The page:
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  Life Cycle Hello World! Munching Peek-a-Boo Wings!

The monarch's strong wings are its trademark. The black veins in the wings form a strong framework for GLIDING like crossbars of a kite. They glide and ride on the air currents for their long-distance flight!

MONARCHS and MILKWEED are a magical connection ... Two life cycles blending hand-in-hand ... each with its own magical transformation of change.

At cycle's end, the milkweed pod POPS open - thousands of silky white seed puffs parachute into to air ... each drifting in the wind to an unknown place ... to begin new life in the spring as the seeds snuggle into the ground for a long winter's rest.

At cycle's end, the monarch chrysalis POPS open . . . an adult butterfly pushes its way out of its crystal sleeping bag to flutter and fly high up in the sky . . . then glide and soar on majestic wings to an unknown place 2,500 miles away to the Oyamel fir trees of Mexico or the cypress groves and eucalyptus trees of California ...snuggling together with thousands for a long winter's rest.

With this final cycle . . .

they rest . . .

they mate . . .

and new life begins.


The monarch's scientific name is s Danaus plexippus. Butterflies and moths belong to a category of insects called Lepidoptera, which means "scale wing." It comes from the Greek word s lepidos (scale) and pteron (wing). Monarch wings are made of thousands of tiny overlapping scales, like fish scales or shingles on a roof. These powdery scales give butterflies their beautiful color and patterns.


Can you tell the difference between a boy monarch and a girl monarch? Take a close look at their bottom wings. You will see a tiny thickening or black "dot" on the boys wings. The girls do NOT have dots.............

"BERTHA" the Butterfly

"Bertha" emerged from her chrysalis on the morning of a hurricane in Connecticut . . . Hurricane Bertha to be exact - that's how she acquired her very appropriate name. I certainly could not set her free in the midst of that terrible storm, so Bertha spent the day with me inside the house. I prepared some sugar water and placed many flavorful flowers for her in the bottom of her butterfly aquarium. I tucked her in for the night, never to imagine how eventful the next day would be!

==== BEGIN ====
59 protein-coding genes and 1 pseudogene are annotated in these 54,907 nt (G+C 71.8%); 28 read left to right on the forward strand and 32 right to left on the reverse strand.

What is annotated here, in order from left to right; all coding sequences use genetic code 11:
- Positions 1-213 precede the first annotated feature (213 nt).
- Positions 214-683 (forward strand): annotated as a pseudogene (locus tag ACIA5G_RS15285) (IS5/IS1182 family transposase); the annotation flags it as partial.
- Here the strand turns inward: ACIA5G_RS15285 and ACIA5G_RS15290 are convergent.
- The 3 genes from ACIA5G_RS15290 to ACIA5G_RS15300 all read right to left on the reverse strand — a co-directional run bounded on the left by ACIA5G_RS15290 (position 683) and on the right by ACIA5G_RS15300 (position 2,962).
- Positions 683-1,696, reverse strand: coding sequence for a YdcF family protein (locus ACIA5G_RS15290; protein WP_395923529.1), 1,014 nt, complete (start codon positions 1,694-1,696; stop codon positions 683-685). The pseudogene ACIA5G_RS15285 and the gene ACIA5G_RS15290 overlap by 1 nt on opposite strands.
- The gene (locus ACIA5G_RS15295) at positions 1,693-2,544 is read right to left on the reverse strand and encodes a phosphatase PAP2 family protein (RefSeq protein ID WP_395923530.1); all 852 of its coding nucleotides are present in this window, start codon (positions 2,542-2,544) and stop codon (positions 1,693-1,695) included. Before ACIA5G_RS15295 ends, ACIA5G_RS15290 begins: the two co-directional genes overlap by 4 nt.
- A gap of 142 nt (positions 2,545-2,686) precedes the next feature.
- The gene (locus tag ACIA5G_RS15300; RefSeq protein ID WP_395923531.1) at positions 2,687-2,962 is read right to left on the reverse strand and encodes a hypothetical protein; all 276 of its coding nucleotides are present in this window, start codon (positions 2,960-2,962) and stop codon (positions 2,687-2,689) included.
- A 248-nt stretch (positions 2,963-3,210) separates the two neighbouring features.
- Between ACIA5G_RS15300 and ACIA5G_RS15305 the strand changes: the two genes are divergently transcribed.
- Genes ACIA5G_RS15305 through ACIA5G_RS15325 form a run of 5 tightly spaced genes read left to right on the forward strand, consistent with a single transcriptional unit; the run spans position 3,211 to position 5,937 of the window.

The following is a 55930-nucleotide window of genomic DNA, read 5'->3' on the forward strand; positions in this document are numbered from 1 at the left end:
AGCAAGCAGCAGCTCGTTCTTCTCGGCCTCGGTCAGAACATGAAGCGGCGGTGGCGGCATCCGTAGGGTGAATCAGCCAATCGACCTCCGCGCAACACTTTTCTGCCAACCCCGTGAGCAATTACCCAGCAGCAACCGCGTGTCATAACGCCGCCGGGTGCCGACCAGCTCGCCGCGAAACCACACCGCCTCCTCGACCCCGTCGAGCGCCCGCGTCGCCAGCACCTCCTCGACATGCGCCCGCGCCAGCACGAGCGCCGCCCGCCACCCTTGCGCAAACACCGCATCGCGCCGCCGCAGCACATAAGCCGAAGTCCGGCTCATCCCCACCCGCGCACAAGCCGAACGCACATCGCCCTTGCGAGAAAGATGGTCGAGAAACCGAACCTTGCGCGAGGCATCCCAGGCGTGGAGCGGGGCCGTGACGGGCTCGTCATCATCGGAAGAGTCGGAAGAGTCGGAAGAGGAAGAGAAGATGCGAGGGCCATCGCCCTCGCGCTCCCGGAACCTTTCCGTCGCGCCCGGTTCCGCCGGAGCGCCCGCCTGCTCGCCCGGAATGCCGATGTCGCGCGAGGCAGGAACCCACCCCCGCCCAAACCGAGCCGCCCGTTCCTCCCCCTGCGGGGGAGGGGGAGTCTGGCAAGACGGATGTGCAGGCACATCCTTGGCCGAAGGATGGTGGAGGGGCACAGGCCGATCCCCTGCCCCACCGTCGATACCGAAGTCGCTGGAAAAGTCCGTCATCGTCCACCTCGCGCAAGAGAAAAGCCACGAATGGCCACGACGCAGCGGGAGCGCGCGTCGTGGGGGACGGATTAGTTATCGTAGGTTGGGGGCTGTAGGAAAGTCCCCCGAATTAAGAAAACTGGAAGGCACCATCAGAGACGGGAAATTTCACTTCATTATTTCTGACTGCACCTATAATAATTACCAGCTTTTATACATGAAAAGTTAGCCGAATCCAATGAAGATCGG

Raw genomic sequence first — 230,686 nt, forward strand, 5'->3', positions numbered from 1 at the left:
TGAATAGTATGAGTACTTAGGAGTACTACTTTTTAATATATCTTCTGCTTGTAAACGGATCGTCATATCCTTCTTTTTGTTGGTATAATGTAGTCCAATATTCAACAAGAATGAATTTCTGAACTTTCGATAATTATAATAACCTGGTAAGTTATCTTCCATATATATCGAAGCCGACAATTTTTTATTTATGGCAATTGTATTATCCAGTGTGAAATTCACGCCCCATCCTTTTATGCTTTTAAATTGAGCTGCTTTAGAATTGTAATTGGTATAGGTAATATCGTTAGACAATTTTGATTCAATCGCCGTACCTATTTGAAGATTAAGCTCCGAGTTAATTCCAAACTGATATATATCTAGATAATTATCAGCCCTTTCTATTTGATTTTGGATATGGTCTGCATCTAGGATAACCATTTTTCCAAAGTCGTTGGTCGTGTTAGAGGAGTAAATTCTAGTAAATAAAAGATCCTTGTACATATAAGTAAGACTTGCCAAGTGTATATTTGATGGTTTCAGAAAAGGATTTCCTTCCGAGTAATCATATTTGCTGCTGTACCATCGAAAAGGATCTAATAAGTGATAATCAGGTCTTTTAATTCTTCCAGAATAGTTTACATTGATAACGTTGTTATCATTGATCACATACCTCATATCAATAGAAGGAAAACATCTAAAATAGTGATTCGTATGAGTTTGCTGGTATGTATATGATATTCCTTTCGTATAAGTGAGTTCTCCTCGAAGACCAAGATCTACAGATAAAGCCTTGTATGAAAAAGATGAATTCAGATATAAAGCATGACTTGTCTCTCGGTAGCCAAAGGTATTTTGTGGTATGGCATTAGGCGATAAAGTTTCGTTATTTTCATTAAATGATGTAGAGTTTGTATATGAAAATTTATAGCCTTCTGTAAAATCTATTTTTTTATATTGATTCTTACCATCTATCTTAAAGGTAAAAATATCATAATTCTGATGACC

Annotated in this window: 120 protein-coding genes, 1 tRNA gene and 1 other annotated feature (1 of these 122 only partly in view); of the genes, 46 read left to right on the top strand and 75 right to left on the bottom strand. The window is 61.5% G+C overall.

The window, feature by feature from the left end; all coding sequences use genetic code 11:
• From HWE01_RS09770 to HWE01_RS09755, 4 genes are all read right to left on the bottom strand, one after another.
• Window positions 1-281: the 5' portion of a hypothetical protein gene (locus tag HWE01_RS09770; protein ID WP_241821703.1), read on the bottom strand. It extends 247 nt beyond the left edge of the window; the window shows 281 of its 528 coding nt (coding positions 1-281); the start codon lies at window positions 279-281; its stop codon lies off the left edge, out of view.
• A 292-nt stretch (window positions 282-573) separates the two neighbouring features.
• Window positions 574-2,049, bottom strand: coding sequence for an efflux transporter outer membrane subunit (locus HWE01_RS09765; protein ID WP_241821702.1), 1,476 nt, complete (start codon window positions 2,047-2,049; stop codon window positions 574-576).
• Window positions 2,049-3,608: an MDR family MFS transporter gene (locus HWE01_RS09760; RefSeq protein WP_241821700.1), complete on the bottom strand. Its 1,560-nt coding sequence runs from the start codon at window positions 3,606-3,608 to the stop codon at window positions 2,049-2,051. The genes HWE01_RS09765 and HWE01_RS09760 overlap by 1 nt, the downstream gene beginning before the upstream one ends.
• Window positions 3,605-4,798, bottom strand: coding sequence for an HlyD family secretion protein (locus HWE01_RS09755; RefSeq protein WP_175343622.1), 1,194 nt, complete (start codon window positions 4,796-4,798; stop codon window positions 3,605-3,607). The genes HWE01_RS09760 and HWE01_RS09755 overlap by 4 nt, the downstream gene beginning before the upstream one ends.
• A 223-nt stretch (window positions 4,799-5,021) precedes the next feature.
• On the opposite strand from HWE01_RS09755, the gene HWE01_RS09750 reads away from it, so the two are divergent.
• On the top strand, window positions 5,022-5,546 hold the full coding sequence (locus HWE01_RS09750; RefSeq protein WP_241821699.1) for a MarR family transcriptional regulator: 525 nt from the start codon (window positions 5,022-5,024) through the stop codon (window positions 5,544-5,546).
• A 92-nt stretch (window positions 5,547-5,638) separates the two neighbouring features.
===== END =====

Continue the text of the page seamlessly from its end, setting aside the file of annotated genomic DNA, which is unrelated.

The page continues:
It was the calm after the storm and it appeared as if Bertha was ready to fly. The sun was shining and the skies were blue, so I brought her small butterfly aquarium outside, lifted the lid and waited for Bertha to flutter away. After several minutes, she did not move. I lifted her out on my finger and tried to coax her off my hand, but Bertha did not move. Finally, she took off in flight!

I loved watching her fly around the yard, lighting on flowers and sampling their nectar. Then she headed off toward the grove of trees to the east of my house. Up she flew over the field where she munched milkweed, gliding and soaring on the wind currents, sailing up over the trees far off in the distance. It was hard to see her as she drifted out of sight, but then for some reason, she began circling back over the tops of the trees, back across the field she munched milkweed in and straight back to the front of my yard.

I was getting very excited to see her again, so I lifted up my hand as if to give her a landing post . . . then to my utter amazement . . . Bertha flew straight to me and landed on my finger. I COULDN'T BELIEVE MY EYES! I was so excited, and yet so sad that no one else was there with me to witness this wonderful event and ENJOY this awesome moment with me. Only a little bird siting on the telephone wire witnessed this blessed event! I had chills and goose bumps all over my body - amazed by the wonder that she had actually landed on my hand. It was as if she came back to say "Thank you" for taking such good care of her.

Bertha stayed for a minute or so and then . . . fluttered off. This time she flew high up over the trees and soon she was out of sight. My encounter with this beautiful monarch butterfly was a moment I will NEVER forget!

- Lynn M. Rosenblatt

Life Cycle Hello World! Munching Machine Peek-a-Boo Wings!

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Written and Photographed By Lynn M. Rosenblatt
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